Allow me to introduce myself.
Hello fellow world-travelers. I apologize in arriving late to the party, but after spending much time “checking you all out,” I am elated to be in attendance. I’m Katherine and I am beginning my junior year at Gallatin. I spent my freshman year at Fordham University in the Gabelli School of Business. There, I quickly discovered neither Fordham nor business studies were quite right for me, so I transferred to NYU Gallatin—needless to say, it was a good decision.
Now, I am studying at NYU Paris. It’s the start of my third year of college, and my arrival at a third new campus; it is my third “beginning,” my third “fresh start,” my third “something new.” Thinking about this both excites and saddens me. Sometimes this makes me feel adventurous and fiercely independent, which I love. While at other times, this makes me feel lonely and restless. I’m forced to recognize that I may be missing out on the typical college experience which produces lifelong friendships, as my only sticking around in one place for one year rarely constitutes enough time to harbor an unbreakable bond, and I’m left questioning myself as to why I can’t seem to stay put, why I’m always craving that “something new.” That being said, I love meeting new people, making new friends, and exploring new environments. Studying abroad has always been something I’ve planned on doing while in college, no ifs ands of buts about it. Both of my parents studied abroad, through a “Semester at Sea.” It’s all they talked about when I was young, and I grew up thinking a semester abroad was an academic requirement, and to my parents it is, even if it isn’t in the form of a “Semester at Sea.” I love them for this! (Note: I love them for many reasons and have a wonderful relationship with each of them). But, I especially love them for this. From a young age my parents instilled in me a great love for travel and exploration, and from them I have developed my own unquenchable thirst for that “something new,” that “someplace different.”
Now, I’ll admit, though a semester abroad has always been on my to-do list, a semester in Paris has not. I’ve never been all that interested in France. I spent 5 days in Paris when I was 13, and I left with an array of lackluster sentiments towards the city. It was cold (in February), difficult to navigate, smelly, the people were rude, and the food was only alright because I couldn’t eat enough pain au chocolat at least 3 times a day for five straight days before it became too much (I’m happy to report my taste buds have expanded to welcome many new flavors). So why in the heck did I choose Paris?? In all honesty, for over a year now, I have been planning on my Spring 2013 semester in Ghana as my semester abroad. But then, I got to thinking, and I started to worry that maybe a semester in Ghana would leave me feeling like I “missed out” on that European study-abroad experience, and then just like that, within twenty-four hours of the inception of this train of thought, my application to NYU Paris was signed, sealed, delivered! So yes, I chose Paris because I want to let loose, I want to “live it up” in Europe, I want to take advantage of the fact that I can legally drink, and I want to have “one of those study-abroad experiences,” but I’m not crazy, and all that being said, in the ten days I’ve been here, I’ve been out drinking one night. More than anything, I wanted to do something spontaneous. I wanted to do something unwritten in my fifteen-year plan, and to not know what I will be doing next week or maybe even tomorrow. Also, French fluency will prove to be incredibly useful when I’m working as an international human rights attorney in West Africa, and when I attend UN conferences. Maybe I will even be invited by the UN to be a guest lecturer for my specialization regarding the recognition of women’s rights and human rights, which I will be able to deliver in both French and English. Although, this probably won’t happen until after I’m married at age twenty-nine and settled into my cozy home with two Great Danes… Did I mention I was a planner? (Please note there are moments of sarcasm in that final spiel—I’m not overly attached to Grate Danes, though dogs are non-negotiable).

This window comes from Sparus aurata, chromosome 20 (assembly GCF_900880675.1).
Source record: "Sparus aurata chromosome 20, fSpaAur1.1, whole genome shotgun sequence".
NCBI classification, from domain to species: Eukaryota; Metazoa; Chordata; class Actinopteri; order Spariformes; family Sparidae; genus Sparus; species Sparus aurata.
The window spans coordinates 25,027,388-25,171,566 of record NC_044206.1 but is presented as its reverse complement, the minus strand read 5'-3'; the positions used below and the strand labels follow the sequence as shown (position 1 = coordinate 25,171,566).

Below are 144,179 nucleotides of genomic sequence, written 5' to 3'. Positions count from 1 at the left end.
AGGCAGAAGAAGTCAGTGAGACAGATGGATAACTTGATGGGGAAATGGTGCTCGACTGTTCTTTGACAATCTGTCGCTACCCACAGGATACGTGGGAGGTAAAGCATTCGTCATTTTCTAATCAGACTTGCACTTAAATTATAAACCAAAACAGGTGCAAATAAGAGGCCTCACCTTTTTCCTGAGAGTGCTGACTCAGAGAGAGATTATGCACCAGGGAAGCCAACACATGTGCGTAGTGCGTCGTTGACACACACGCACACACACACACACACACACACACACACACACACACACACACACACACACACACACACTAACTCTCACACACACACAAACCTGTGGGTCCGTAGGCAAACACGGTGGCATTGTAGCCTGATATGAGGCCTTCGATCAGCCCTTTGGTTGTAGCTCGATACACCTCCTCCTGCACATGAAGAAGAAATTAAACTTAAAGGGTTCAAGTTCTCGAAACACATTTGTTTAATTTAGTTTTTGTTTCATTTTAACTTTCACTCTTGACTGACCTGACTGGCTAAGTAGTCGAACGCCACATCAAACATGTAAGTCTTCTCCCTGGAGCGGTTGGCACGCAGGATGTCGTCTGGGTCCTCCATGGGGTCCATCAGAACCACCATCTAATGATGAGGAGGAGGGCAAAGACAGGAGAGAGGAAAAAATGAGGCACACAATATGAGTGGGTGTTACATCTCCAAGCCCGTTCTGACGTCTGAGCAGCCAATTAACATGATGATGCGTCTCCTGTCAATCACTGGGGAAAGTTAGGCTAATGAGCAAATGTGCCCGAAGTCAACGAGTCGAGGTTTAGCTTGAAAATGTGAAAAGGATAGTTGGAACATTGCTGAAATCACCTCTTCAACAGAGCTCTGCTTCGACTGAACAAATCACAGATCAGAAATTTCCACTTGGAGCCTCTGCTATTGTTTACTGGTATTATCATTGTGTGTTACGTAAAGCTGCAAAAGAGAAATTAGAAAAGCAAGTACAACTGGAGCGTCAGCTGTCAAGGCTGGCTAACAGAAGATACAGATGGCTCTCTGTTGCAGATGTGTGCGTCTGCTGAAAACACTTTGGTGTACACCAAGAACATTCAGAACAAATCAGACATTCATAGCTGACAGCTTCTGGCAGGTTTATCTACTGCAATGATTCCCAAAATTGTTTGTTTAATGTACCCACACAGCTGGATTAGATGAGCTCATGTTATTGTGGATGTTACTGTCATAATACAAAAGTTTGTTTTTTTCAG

Oh, and P.S. Paris is nothing like I remember at age 13. I absolutely love it! And the people are so nice. Maybe New Yorkers have left me jaded, but Parisians are seriously friendly.